Follow the Authors on Twitter

Following each book’s summary is a link to the Twitter account(s) for the author(s). If you want more information or have comments for the authors you can connect with them on Twitter!

Connected Consumers

The End of Business as Usual presents a complex “connected consumer” revolution that is taking place. Ubiquitous mobile connections and social networks have created a network economy and interest graphs, where consumers easily share experiences and influence others. The author, Brian Solis, points out that a firm’s marketing audience has now become an audience with an audience of audiences, among many other unique perspectives.

Socialnomics posits that social media has created a people-driven economy through connected networks. The author, Eric Qualman, makes several interesting points, while serving up memorable quotes such as, “The 30-second commercial is being replaced by the 30-second review, tweet, post, status update, and so on.”

Information Transparency

Youtility shows the reader how helpful, useful, relevant information supplied by a firm is turning traditional marketing upside-down. The author, Jay Baer, uses several useful statistics and easy-to-read charts to support his positions. There is business value in these numbers!

Influence Marketing with Social Scoring

Return On Influence presents the topic of social scoring metrics such as Klout and PeerIndex. The author, Mark Schaefer, is well known for his social influence consulting work and discussing Klout on his blog. Influence marketing is controversial for some people and often creates a lot of buzz. This book illustrates how influence and social media go hand-in-hand. In effect, “Influence has been democratized.”

Second Screen Marketing

Social TV shows that the internet has not killed TV. Instead, this book posits that the internet has become TV’s best friend! Examples and cases illustrate TV programs are social; and in combination the web, social media, and mobile devices serve as the second-screen lightning rods to amplify consumer-to-consumer conversations about TV shows. The authors, Mike Proulx and Stacey Shepatin, use strategically placed and QR codes to link to “bonus” content.

Social Media Marketing 101

Social Media Marketing: A Strategic Approach is geared toward a college course, with a nicely designed array of chapters focusing on social media marketing strategy and planning. The book contains an eight-step social media marketing plan model, along with a completed plan for a fictitious company. The authors are Melissa Barker, Donald Barker, Nicholas Bormann, and Krista Neher.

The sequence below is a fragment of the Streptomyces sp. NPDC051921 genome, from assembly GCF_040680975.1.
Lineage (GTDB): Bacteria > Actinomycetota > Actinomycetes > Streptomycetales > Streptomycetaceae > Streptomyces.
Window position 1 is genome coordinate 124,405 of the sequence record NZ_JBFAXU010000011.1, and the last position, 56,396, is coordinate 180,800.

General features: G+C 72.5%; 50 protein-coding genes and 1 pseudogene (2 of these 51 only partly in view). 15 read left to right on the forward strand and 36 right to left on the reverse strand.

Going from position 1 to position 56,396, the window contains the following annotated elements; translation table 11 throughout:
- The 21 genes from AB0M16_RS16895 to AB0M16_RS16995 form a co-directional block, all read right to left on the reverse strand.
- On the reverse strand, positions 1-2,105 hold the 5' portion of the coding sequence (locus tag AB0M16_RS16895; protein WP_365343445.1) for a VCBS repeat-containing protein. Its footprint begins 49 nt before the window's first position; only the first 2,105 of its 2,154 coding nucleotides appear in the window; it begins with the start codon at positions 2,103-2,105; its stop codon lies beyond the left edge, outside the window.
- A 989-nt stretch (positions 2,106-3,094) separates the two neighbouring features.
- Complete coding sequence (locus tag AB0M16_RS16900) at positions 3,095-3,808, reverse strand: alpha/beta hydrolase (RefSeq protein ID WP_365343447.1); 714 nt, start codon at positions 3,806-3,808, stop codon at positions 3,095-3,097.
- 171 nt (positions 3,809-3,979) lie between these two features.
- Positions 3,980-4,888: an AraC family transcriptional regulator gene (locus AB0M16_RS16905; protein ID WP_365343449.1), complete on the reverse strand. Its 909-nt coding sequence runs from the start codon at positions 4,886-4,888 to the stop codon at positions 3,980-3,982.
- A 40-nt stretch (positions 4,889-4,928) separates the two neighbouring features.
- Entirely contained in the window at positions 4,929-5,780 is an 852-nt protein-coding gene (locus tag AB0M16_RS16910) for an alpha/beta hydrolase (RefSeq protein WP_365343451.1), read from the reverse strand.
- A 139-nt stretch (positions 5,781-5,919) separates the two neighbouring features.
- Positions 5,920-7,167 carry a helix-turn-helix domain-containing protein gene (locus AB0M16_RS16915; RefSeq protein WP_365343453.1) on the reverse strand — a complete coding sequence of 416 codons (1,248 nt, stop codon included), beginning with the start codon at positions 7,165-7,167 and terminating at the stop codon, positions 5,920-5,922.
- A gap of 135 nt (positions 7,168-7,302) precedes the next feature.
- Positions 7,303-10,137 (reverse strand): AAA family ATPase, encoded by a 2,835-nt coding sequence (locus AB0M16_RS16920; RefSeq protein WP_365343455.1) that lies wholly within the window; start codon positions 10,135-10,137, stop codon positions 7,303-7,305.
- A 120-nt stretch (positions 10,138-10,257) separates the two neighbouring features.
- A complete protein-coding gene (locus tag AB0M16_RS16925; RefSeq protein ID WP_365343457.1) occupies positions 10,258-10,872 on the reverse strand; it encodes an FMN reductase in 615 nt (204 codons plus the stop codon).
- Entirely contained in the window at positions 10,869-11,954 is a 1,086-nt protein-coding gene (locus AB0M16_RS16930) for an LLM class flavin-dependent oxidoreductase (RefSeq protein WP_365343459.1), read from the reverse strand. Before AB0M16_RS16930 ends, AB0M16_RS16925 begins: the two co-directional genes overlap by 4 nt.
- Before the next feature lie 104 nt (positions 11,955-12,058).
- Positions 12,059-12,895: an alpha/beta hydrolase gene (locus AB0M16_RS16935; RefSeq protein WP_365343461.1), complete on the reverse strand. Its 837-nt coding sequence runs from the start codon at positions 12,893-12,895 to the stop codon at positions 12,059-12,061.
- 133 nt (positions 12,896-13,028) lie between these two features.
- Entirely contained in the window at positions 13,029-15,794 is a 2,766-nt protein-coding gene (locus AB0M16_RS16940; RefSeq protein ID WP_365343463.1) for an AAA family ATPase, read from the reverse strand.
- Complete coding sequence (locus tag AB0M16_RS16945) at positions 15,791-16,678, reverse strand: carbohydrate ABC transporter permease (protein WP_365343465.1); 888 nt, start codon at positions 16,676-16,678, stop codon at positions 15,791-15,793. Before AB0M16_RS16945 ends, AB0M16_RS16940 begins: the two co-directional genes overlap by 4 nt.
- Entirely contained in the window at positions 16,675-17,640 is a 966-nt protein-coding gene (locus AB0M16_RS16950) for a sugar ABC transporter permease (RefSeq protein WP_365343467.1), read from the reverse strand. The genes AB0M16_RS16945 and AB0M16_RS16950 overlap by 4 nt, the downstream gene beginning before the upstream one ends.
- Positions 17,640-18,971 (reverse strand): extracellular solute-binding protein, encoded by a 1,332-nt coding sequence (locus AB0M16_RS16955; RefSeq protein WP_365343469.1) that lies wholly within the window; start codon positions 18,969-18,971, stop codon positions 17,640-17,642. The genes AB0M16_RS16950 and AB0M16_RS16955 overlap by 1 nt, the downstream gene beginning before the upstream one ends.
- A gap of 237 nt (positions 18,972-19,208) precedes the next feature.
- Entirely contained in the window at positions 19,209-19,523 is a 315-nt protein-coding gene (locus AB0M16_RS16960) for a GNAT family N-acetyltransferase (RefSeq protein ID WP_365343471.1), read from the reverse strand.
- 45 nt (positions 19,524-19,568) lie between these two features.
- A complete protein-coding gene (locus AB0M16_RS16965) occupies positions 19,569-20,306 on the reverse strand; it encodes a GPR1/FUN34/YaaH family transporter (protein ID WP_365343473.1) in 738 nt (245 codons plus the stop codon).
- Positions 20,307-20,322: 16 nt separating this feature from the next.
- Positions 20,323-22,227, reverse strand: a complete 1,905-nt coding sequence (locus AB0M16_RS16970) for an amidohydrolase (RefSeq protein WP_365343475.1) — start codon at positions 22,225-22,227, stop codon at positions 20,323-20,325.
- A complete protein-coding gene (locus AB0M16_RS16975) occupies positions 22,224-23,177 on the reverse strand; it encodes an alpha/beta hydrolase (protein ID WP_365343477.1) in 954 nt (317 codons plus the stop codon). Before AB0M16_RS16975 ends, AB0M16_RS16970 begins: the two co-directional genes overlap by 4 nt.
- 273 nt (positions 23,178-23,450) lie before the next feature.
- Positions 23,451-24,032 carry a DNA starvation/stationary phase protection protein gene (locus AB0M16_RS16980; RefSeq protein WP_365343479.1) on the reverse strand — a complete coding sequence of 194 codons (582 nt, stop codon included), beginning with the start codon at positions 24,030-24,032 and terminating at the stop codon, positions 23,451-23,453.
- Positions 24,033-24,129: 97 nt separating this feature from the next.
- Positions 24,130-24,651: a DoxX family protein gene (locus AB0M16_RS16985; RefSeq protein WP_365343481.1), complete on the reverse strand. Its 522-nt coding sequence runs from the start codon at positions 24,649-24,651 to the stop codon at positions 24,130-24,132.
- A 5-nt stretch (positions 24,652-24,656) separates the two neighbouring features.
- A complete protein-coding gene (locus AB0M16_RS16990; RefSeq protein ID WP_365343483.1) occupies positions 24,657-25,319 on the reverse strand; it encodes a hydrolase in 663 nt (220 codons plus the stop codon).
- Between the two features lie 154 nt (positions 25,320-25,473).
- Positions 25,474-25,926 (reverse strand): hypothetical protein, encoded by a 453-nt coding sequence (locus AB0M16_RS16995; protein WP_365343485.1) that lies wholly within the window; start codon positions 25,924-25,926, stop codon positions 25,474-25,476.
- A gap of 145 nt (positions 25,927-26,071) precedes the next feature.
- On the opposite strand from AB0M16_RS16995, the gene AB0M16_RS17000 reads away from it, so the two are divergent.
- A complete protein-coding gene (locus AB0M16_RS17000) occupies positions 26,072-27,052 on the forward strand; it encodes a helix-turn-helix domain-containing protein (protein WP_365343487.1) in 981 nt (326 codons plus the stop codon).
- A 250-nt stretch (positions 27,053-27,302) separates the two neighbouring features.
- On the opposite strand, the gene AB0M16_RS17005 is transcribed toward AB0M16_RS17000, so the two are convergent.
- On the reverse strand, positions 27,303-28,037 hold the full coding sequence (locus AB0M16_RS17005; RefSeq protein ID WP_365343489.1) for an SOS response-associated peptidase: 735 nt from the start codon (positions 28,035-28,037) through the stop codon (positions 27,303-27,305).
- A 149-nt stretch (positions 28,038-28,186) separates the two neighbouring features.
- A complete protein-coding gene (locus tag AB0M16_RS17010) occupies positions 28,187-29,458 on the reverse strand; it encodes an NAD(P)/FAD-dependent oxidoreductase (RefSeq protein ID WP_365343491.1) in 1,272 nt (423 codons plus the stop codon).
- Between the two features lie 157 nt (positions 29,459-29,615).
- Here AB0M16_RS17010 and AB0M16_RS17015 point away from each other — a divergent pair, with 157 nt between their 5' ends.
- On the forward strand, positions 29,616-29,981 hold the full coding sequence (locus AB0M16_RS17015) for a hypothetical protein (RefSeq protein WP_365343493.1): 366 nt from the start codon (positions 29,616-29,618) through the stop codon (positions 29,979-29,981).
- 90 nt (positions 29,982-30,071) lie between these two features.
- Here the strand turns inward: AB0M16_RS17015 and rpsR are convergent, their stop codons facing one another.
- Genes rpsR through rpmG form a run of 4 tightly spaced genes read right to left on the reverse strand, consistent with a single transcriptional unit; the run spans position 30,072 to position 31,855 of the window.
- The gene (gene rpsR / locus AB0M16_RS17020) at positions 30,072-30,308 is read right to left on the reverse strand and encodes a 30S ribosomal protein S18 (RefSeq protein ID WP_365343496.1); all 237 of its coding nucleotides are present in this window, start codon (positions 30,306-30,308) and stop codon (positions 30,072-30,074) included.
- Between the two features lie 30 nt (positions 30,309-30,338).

Mobile Marketing 101

Go Mobile presents a nice array of mobile marketing strategies and topics that any marketer should be familiar with. Mobile optimized ads, SMS campaigns, mobile apps, tablet computing, and location-based marketing examples are plentiful.  The authors, Jeanne Hopkins and Jaime Turner, have a chapter devoted to how several Fortune 500 firms use mobile marketing.

Fundamentals of Mobile Marketing: Theories and Practices is a nice supplement to the prior text. This book delves into a highly technical summary of mobile’s evolution, along with several academic theories and models prevalent to ubiquitous devices. The author, Shintaro Okazaki, is a widely published European marketing professor.

E-Commerce

E-Commerce 2013 is a detailed text delving into the world of E-Commerce, in more detail and in a manner much different from all of the other social and mobile books discussed in this post.  While this book presents many cases and chapter information that intertwines with social and mobile, the book is devoted to E-Commerce with a progression through an intro section, the technology infrastructure, business concepts, and E-Commerce in action. The authors are Kenneth Laudon and Carol Guercio Traver.

The Microblogging Mindset

The Tao of Twitter is the best book I have found that steps a person through the beginning stages of learning to Tweet to advanced Twitter usage relevant to business goals and strategy. The author, Mark Schaefer, is the same author on this list for Return On Influence and Born to Blog.

Twitter Power also takes a humorous – and useful – look into Twitter. You know the book will have some fun content when you realize that the author, Joel Comm, was the inventor of the iFart app.

The Blogging Mindset

Born to Blog  walks the reader through the beginning stages – and struggles – people may have when blogging. It then progresses to tips and writing techniques needed to become a successful blogger, regardless of your industry. The book contains several personal experiences of the blogging challenges and triumphs that the authors, Mark Schaefer and Stanford Smith, have gone through.

Of course, this list is not exhaustive for the sake of maintaining brevity in a single blog post. There are many other excellent resources available; and in many other topic areas. What books have you found useful to navigate social and/or mobile media?